There have been at least 13 bombings or attempted bombings in southern Thailand since Wednesday. All of the bombings appear to be from the same network or group of people, but no one has officially claimed the wave of attacks yet. Some of the devices were hidden in flower pots or under trees and detonated with cell phones in busy areas frequented by foreign tourists.

Gen. Prawit Wongsuwan, a deputy prime minister in Thailand’s military-run government, said the attacks were “absolutely conducted by the same network.”- New York Times

Below, you can see a timeline of the events starting on Wednesday, August 10th.

thai timeline

Thai bombings
This map graphically represents the bombing locations and is not exact. (Most of the dots would be on top of each other if it were exact.)

Again, no one has claimed these bombings and local authorities are not convinced the separatists in the southern region of Thailand are responsible since they have not attacked the tourist region in the past. CNN reported that two people have been detained and are being questioned by police but they have not released details about the suspects yet. Some believe those responsible are upset over the recently approved referendum and are trying to send the military-led government a message. The new constitution was passed with a 61 percent approval from voters, which could leave a large percentage of the population unhappy with the change.

Government spokesman Sansern Kaewkamnerd advanced the theory that those behind the blasts could be people who “lost benefits” because of the outcome of Sunday’s referendum, in which 61% of voters approved a new constitution that will entrench the military’s role in government for years to come.

Finger-pointing after such incidents usually implicates followers of self-exiled ex-premier Thaksin Shinawatra. But Friday’s blasts were in anti-Thaksin regions, and all occurred in provinces where the draft charter was approved by large majorities.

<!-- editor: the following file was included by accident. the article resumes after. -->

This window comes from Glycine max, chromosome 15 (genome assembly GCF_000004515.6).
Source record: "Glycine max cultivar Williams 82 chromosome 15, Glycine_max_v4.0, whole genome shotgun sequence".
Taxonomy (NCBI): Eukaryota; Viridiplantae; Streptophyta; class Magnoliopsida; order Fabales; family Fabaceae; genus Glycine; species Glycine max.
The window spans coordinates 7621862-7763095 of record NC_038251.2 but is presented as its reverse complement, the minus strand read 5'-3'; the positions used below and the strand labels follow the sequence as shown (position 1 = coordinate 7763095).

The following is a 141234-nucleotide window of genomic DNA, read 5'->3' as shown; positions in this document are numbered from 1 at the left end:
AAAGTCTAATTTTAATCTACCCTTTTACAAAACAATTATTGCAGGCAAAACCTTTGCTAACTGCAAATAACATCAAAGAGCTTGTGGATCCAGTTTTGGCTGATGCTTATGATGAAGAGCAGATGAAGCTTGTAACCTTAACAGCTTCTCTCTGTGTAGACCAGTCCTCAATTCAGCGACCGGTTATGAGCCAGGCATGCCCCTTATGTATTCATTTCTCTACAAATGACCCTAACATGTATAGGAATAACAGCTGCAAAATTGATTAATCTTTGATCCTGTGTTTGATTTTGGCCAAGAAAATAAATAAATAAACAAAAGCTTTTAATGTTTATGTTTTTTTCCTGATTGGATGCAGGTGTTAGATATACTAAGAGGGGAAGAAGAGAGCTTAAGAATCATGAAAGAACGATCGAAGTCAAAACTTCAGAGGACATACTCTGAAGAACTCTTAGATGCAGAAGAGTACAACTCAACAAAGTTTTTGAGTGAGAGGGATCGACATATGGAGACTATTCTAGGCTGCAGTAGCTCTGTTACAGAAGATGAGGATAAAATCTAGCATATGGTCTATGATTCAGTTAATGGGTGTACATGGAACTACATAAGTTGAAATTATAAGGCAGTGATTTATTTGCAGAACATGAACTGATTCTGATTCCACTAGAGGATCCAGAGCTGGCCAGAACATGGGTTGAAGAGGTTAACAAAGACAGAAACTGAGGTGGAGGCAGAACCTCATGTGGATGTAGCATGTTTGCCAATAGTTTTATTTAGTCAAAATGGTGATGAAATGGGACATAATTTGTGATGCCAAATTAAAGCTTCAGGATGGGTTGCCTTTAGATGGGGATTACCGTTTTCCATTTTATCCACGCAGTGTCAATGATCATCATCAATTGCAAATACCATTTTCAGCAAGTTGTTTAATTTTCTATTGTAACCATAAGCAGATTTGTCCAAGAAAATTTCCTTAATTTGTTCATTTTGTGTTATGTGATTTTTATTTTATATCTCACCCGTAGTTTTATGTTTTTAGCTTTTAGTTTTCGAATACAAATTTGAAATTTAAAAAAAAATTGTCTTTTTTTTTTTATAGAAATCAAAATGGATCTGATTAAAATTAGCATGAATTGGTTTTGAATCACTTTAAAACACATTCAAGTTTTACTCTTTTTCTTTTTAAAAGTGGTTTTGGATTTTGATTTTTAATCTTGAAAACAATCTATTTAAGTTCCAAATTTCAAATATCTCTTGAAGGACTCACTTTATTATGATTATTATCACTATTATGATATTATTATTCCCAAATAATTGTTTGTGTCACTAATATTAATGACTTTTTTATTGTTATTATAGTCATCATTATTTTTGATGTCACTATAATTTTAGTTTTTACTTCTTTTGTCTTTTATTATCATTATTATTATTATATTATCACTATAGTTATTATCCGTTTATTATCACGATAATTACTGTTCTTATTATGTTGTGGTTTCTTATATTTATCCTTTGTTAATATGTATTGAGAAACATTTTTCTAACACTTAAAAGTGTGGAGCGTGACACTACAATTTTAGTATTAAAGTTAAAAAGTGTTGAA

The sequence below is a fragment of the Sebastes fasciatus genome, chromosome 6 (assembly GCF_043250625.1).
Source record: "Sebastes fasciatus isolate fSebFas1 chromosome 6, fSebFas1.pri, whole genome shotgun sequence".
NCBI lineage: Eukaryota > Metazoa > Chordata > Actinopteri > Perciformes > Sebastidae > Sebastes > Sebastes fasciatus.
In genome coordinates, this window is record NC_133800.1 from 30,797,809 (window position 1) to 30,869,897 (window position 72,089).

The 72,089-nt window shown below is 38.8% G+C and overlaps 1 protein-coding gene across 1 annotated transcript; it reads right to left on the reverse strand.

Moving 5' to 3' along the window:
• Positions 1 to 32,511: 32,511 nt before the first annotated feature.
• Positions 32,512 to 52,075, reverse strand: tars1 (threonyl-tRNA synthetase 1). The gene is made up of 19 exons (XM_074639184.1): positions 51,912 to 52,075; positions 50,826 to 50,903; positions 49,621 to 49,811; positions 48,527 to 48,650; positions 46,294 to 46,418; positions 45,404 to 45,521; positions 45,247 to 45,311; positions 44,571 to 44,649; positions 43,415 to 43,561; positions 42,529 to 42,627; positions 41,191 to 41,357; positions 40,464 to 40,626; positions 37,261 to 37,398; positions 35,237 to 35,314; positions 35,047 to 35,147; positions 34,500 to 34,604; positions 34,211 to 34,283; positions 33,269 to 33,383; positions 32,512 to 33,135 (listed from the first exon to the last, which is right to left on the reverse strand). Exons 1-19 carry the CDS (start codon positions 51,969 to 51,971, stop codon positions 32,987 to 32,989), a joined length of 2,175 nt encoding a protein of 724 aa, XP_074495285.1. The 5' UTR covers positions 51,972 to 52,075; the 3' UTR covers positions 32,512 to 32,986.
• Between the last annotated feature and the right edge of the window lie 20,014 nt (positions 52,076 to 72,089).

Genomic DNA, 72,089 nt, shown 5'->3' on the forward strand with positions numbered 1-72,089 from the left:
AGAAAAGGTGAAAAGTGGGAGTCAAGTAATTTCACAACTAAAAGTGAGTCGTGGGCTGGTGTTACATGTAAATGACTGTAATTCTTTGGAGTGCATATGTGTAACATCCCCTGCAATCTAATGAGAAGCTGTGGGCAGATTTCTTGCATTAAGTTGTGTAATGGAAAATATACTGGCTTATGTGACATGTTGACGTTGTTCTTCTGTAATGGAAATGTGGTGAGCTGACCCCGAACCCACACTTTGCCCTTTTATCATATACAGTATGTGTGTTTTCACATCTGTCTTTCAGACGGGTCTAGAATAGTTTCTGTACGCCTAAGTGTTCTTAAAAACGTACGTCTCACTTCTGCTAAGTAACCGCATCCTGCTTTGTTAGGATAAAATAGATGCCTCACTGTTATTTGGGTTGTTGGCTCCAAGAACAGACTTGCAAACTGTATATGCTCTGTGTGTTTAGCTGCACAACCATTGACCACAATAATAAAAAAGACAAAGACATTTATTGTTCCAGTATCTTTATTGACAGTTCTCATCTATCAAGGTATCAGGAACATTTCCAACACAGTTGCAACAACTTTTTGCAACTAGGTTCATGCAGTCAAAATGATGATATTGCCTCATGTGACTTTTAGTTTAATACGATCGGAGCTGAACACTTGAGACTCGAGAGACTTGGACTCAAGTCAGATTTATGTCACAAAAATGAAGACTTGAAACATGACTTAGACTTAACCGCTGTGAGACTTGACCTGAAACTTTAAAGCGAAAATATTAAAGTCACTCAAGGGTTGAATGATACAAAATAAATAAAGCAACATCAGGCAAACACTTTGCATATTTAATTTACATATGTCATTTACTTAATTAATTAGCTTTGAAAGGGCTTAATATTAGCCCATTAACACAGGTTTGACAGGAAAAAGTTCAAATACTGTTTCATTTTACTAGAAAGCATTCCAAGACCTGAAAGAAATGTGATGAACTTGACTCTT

Police also said they had not found any evidence that the blasts were coordinated or whether they were related to the long-running insurgency in Muslim-majority provinces in southern Thailand. Southern insurgents rarely conduct operations outside the three border provinces of Pattani, Yala and Narathiwat. –Bangkok Post

Targeting a royal town, Hua Hin, the favoured retreat of the royal family, and on a day when many Thais are celebrating Queen Sirikit’s 84th birthday, is also significant. -BBC

The bombings are in the tourist areas, which leads police to believe they are trying to sabotage the tourist economy. Tourists have been warned to stay away from crowded areas.

A spokesman for the national police, Maj. Gen. Piyapan Pingmuang, said there was no evidence of a connection to international terrorism. “This is different from the terrorism that has taken place in many countries,” he said. “This is local sabotage.”

Zachary Abuza, a professor at the National War College in Washington who researches politics and security in Southeast Asia, doubted that southern insurgents were behind the blasts. “It’s been years since they have been able to pull off coordinated attacks across multiple cities and provinces, and when they have, it’s always been confined to the deep south,” he said in an email.

He said the bombings were likelier to be the work of dissidents opposed to the military government that has ruled Thailand since a coup in 2014. He noted that the blasts came days after voters approved a new constitution expanding the power of the junta, which had barred opponents of the proposal from campaigning against it. – New York Times

More information to follow as more details become available.

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Thai police name suspect in deadly blasts, working with Malaysia

Read Next: Thai police name suspect in deadly blasts, working with Malaysia

Image courtesy of Bangkok Post